A professional listserve asked the question "How to Help with Oil Spill Aftermath". I anticipate that most of the responses will relate to operational matters like handling the wildlife who get ensnared in the oil, and so on ... but I thought it made sense to start to talk about the need for community data so that the payment of compensations gets to be done in a manner that is appropriate and equitable. This is my comment:
The socio-economic impact of the BP oil spill is big ... but how big, nobody knows. The ways things usually work is that a lot of funding will be committed to making things whole ... but almost none of the money will end up actually achieving this. Some of the reasons are legitimate, many are not.Adbhas Jha and his colleagues at the World Bank have recently published a handbook for reconstructing after natural disasters called Safer Homes, Stronger Communities. In this work the importance of good data is very clear. I would argue that relevant socio-economic data are needed in the case of the current BP oil spill ... and the sooner this is put in place the better.
A good start in any disaster mitigation and management program is to mobilize data ... and to use data everywhere to get the best possible outcomes. Somehow, the data needs to stay easily accessible to the interested public so that there is transparency and so that there is accountability ... profiteering in disaster is commonplace ... and it merely serves to remove funding from the payment of legitimate claims.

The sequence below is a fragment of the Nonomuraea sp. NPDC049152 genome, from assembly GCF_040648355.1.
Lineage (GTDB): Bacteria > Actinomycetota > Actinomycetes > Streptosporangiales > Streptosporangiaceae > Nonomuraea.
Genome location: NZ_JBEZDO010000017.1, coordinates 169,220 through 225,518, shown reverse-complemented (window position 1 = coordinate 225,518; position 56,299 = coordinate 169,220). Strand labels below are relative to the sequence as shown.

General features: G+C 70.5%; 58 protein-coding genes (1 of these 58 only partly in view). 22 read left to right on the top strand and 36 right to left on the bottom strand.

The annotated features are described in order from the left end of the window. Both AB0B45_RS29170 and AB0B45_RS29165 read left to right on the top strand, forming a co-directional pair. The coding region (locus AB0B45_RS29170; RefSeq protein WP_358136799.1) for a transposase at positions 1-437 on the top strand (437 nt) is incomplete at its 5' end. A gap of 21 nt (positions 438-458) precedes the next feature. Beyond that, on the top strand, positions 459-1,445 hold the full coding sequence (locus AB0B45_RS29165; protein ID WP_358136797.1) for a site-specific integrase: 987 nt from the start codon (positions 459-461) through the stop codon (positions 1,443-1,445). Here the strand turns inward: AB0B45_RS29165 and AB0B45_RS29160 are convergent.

I would like to see a value accounting database put together ... and I would like to be involved with it to the extent that I can be helpful. My guess is that the total socio-economic damage to the US Gulf Coast is way bigger than the market capitalization of BP ... which shows, I believe, the importance of having very credible data. Combining modern technology and old fashioned accounting may be a way to handle this.
In most disaster management guides the data starts after the disaster happens ... and this is already too late. The data that are most useful are those that "start" before the disaster. In order to get back to the pre-disaster situation, it helps to have data about the pre-disaster situation. As the disaster progresses ... the baseline remains what the situation was pre-disaster.
In the case of the BP oil spill the complex nature of the damage being done to the socio-economic system and the underlying ecosystem that drives much of the local economy needs to be incorporated into the data. This is exactly what the Community Analytics (CA) methodology aims to do ... not as a academic exercise, but as a pragmatic basis for decision making and the improvement in quality of life. The CA methodology applies in a disaster situation in just the same way it does in ordinary times.